Here are 13 things you should know about learning a new language.

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Auschwitz concentration campPhoto: Szymon Kaczmarczyk/Shutterstock

April 1945: The Investigation of German Concentration Camps

Stanley High, associate editor of Reader’s Digest, is among 17 editors and publishers selected by U.S. Army General Dwight D. Eisenhower to fly overseas and inspect German concentration camps.

This letter from a Canadian soldier explains the sacrifice of veterans everywhere.

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Adolf HitlerPhoto: Shutterstock

May 1945: The Nazis Are Condemned

After helping interview prisoners in concentration camps and studying documents regarding the German occupation of France, High is involved in creating a call to action for the U.S. to adopt an urgent policy on war criminals. A statement released on behalf of the reporters while they are still overseas claims that the Nazis were pursuing “calculated and organized brutality.” The statement reads, “We are more than ever convinced that there can be no peace on earth until the right of the earth’s peoples to life, liberty and the pursuit of happiness is recognized and protected under law.”

Learn how one American couple rescued 50 children from the Nazis.

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First issue of SelectionPhoto: Courtesy of Reader's Digest Canada

December 1946: The Birth of the Canadian Edition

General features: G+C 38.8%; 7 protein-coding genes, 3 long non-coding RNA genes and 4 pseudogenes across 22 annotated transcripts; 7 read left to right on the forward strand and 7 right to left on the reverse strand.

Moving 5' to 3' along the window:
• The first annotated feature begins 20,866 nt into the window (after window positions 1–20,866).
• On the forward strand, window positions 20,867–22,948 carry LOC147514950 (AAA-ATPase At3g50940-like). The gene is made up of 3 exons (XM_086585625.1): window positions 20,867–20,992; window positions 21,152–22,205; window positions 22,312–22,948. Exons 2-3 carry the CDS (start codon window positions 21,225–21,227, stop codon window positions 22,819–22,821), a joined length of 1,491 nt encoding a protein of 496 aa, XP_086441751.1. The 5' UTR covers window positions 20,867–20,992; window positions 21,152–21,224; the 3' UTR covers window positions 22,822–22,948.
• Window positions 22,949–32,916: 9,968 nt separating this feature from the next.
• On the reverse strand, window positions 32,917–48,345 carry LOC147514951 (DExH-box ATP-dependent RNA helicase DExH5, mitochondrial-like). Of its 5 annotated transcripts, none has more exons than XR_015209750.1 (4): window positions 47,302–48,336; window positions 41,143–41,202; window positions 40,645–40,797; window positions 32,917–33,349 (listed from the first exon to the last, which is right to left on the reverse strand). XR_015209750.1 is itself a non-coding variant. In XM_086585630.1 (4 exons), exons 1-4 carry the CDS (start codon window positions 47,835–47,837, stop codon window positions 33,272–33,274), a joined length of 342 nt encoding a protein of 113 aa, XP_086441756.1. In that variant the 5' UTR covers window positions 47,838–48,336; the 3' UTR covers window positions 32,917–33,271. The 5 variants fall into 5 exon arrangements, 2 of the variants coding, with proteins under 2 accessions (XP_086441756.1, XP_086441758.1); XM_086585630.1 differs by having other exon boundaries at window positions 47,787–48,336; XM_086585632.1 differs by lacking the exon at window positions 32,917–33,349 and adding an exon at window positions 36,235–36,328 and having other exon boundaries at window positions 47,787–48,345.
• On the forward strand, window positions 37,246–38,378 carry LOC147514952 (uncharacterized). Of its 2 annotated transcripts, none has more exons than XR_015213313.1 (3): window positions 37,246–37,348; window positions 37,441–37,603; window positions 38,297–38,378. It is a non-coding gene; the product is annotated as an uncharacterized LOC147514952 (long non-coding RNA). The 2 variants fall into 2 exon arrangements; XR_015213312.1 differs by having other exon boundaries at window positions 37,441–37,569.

The Reader’s Digest Association announces a Canadian French-language edition, scheduled for release in July of the following year.

10 celebrities reveal the great Canadians who inspired them.

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First issue of Reader's Digest CanadaPhoto: Courtesy of Reader's Digest Canada

1948: The Start of Reader’s Digest Canada

One year after Sélection makes its first appearance on newsstands, Reader’s Digest begins publishing an English-language edition in Canada. The publication quickly builds a reputation as one of the country’s most read and most influential magazines.

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Cancer expose in Reader's Digest CanadaPhoto: Courtesy of Reader's Digest Canada

December 1952: A Groundbreaking Investigation

While statistics about the health risks of smoking cigarettes started to surface as early as the mid-1940s, the majority of the public is kept in the dark until Reader’s Digest publishes the groundbreaking article “Cancer by the Carton.” The story summarized the latest science linking tobacco to lung cancer at a time when an estimated 54 per cent of Canadians smoke. Reader’s Digest is credited with contributing to the largest drop in cigarette consumption since the Depression.